To strengthen our work, it will be interesting to explore miRNA alterations in the sensory neurons that die from FD pathogenesis. Some studies have been previously conducted on IKAP-deficient neurons and revealed newly affected processes in FD such as defects in post-migratory sensory and sympathetic neuron survival, target tissue innervation and TrkA neuron development (George et al., 2013; Jackson et al., 2014). Therefore, these neuronal models could lead to new understandings about miRNA network in FD. In addition, our study could be complemented by the examination of combined miRNA and mRNA patterns in integrated models, such as animal models. Indeed, isolated in vitro cultured cells cannot recapitulate all existing interactions occurring within the in vivo, complex, three-dimensional environment of a living human. Three animal models of FD have been recently established that recapitulate most of the genetic and phenotypic FD defects (Dietrich et al., 2012,, 2011; Morini et al., 2016). Moreover, the effects of some molecules able to modulate IKBKAP aberrant splicing, such as kinetin and its derived compounds, on miRNA and mRNA profiles could be studied in animal models to determine genuine effects of these corrective drugs in the context of a complex organism (Shetty et al., 2011). Although there are limitations concerning the use of cellular models to question the direct application of the newly identified candidate miRNAs as therapeutic targets (Rukov and Shomron, 2011), previous studies on neurodegenerative disorders have demonstrated miRNA dysregulations identified using cellular models could lead to isolate new therapeutic targets able to modify phenotypic features in animals (Weinberg and Wood, 2009).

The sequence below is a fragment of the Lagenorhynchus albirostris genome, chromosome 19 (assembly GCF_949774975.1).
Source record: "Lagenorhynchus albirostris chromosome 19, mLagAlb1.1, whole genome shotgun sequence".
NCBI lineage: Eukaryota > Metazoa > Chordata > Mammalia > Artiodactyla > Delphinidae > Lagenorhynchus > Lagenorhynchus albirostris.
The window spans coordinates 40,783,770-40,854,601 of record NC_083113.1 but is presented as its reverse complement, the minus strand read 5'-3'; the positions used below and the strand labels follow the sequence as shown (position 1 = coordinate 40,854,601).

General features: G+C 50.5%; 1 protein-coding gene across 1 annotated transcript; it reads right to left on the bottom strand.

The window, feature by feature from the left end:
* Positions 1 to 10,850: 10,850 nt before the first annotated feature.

MATERIALS AND METHODS
Cell culture of hOE-MSCs